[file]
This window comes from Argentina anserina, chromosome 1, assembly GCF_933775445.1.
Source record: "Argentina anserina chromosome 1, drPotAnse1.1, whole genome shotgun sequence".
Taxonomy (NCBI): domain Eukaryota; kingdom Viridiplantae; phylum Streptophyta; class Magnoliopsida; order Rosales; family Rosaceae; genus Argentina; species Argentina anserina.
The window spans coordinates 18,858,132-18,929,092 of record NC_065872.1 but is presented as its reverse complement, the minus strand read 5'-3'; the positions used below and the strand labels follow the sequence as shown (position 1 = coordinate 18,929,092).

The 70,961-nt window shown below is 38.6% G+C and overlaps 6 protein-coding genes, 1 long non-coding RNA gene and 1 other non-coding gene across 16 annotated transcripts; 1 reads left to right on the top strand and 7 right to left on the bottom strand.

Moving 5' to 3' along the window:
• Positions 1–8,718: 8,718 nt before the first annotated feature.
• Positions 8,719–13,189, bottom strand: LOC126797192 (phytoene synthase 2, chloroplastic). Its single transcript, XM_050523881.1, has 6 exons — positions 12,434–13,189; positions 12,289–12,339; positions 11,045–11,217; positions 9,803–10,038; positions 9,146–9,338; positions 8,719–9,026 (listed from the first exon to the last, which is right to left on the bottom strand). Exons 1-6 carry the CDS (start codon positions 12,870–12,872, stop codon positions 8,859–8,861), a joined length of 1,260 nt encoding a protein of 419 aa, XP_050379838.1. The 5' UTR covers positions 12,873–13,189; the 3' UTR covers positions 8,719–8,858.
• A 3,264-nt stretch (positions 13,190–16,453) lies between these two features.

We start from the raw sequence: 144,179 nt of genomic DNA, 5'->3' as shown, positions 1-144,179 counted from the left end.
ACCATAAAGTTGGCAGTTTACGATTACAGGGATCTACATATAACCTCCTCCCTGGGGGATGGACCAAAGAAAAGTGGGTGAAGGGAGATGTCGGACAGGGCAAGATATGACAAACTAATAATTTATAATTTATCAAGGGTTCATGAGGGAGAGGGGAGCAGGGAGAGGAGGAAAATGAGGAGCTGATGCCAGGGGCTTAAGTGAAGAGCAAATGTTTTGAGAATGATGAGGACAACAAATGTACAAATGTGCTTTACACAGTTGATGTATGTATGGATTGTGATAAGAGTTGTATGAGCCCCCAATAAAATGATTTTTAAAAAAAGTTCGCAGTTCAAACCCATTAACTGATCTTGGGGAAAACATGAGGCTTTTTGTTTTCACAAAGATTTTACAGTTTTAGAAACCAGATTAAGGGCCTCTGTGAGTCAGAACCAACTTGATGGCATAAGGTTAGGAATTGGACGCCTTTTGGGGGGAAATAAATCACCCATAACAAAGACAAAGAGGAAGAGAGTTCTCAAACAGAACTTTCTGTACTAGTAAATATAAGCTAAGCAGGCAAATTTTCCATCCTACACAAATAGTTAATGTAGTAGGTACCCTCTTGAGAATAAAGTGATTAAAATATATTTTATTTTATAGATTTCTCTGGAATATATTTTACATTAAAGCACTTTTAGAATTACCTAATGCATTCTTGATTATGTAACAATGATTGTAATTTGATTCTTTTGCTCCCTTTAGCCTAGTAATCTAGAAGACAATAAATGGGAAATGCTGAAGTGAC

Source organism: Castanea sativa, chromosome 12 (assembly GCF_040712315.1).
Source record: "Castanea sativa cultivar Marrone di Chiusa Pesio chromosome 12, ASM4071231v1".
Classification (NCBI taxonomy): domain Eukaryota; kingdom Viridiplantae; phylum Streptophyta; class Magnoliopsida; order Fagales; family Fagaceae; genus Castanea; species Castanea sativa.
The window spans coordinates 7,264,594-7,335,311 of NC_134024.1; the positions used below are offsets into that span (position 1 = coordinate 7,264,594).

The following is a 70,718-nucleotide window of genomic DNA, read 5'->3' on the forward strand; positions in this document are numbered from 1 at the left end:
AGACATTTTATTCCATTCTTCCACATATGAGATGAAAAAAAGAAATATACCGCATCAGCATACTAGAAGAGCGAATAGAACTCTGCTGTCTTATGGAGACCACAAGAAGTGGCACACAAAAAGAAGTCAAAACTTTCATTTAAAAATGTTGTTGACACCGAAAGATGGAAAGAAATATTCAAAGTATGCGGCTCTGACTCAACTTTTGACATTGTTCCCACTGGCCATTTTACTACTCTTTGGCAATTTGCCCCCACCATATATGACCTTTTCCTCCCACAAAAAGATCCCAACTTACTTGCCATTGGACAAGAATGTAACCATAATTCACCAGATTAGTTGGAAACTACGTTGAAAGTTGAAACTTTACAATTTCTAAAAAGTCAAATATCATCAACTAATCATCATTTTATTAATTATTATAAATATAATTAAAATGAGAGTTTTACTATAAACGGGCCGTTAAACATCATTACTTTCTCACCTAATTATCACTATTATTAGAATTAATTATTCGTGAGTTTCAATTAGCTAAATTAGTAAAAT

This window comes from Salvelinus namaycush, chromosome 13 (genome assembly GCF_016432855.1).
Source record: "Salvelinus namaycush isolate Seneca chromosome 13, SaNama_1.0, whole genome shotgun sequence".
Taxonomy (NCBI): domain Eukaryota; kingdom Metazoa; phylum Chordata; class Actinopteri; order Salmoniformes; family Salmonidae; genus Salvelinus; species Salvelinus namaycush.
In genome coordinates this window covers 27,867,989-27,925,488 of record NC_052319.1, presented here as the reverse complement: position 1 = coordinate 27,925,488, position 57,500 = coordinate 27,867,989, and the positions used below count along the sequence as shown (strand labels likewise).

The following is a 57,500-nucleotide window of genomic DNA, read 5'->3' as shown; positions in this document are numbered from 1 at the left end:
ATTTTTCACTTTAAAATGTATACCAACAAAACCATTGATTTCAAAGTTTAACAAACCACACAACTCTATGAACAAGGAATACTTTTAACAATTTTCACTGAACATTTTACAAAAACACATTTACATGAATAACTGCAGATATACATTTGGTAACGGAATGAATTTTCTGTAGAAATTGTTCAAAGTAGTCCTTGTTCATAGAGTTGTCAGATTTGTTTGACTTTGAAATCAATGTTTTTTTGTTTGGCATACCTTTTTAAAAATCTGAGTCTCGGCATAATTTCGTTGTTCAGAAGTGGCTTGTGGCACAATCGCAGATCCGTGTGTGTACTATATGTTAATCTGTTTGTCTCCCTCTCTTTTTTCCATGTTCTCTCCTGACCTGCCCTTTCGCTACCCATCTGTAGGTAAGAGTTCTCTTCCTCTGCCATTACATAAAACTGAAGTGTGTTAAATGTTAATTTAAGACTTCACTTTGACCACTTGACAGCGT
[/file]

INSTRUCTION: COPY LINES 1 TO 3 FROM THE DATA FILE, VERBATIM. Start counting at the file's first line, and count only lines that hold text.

This window comes from Argentina anserina, chromosome 1, assembly GCF_933775445.1.
Source record: "Argentina anserina chromosome 1, drPotAnse1.1, whole genome shotgun sequence".
Taxonomy (NCBI): domain Eukaryota; kingdom Viridiplantae; phylum Streptophyta; class Magnoliopsida; order Rosales; family Rosaceae; genus Argentina; species Argentina anserina.